Longwood University Keeps Eminent Domain Promise
The sound of construction at Lancer Park as the North Campus Village rises from the earth is the soundtrack of Longwood University keeping a promise.
Just imagine the number of homes, blocks of residences west of the campus, that would have been required had the housing and intramural facilities at, or coming to, Lancer Park been part of campus expansion, instead.
The “Cormier Doctrine” continues to pulse at the heart of the university's master plan, Longwood holding on to the promise made by the former LU president, affirmed by the Board of Visitors, that Longwood would not use its power of eminent domain, as a state institution, to acquire property for expansion of facilities necessary for its growth and prosperity.
That commitment still flows through Lancer veins.
Longwood constructed Midtown Square and purchased Longwood Village and the former Stanley Park, now Lancer Park, instead of opening wide the jaws of its vital expansion needs and swallowing people's homes, regardless of whether those residents wanted to remain residing there or not.
Full credit to Longwood University, from the top down.
When the North Campus Apartments are opened in time for the arrival of students in August of 2013, Longwood will be housing more than 700 students in residence space at Lancer Park, just over the bridge crossing High Bridge Trail State Park off West Third Street.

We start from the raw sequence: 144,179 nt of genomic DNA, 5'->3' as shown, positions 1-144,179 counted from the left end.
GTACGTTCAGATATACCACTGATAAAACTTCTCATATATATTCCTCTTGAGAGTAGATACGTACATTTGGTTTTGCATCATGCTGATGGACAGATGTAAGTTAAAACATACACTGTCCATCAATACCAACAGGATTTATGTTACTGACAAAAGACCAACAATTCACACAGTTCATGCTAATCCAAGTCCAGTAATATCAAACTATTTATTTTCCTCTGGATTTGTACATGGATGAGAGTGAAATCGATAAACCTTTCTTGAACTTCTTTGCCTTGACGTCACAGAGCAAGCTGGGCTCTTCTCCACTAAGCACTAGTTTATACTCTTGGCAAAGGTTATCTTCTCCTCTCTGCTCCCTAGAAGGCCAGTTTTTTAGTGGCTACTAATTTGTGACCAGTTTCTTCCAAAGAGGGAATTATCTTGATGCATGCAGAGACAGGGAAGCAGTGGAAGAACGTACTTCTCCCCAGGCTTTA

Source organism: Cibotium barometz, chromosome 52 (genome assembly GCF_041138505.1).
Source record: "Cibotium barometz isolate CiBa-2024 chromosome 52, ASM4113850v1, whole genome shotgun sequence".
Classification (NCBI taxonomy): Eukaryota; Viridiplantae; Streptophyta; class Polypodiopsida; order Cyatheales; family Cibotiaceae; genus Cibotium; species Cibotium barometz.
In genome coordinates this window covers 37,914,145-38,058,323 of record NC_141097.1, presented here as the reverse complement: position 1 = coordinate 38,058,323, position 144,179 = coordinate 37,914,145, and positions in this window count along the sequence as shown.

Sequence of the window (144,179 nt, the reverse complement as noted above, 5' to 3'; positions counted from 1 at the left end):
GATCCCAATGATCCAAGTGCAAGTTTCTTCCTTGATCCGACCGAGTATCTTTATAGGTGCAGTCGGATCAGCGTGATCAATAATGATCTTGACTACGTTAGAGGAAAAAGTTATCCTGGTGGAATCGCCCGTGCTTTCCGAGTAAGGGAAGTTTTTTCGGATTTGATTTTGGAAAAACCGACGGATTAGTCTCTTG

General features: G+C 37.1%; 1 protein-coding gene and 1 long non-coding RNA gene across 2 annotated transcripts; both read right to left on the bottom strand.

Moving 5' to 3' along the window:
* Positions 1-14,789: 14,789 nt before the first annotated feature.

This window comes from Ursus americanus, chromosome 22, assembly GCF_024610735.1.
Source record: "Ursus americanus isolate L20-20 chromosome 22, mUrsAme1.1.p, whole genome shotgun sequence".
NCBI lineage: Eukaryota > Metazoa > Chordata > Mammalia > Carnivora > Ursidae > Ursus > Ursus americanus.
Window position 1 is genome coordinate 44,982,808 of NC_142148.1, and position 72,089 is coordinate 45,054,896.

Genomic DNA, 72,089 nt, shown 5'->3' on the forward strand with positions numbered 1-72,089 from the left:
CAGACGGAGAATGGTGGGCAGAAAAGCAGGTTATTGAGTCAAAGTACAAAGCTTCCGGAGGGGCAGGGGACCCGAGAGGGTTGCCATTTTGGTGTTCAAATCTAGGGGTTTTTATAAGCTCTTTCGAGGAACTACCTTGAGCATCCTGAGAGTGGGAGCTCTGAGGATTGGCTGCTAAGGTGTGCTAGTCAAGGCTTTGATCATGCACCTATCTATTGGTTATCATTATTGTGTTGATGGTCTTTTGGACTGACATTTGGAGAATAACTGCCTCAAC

To gain greater appreciation of what Lancer Park means to the residential neighborhoods west of the campus not taken by eminent domain, consider that enrollment at Hampden-Sydney College totals approximately 1,060. Lancer Park, in 2013, will house the equivalent of 70 percent of H-SC's student body, plus athletic fields, parking, and a commons.
A huge swath of homes west of Longwood's main campus would have had to be purchased, by force, and torn down to accommodate such growth.
How appropriate that the road leading to the continued fulfillment of Patricia P. Cormier's promise is named Cormier Way.
May that “way” long continue as the guiding philosophy for Longwood University's continued, and crucial to this community, growth.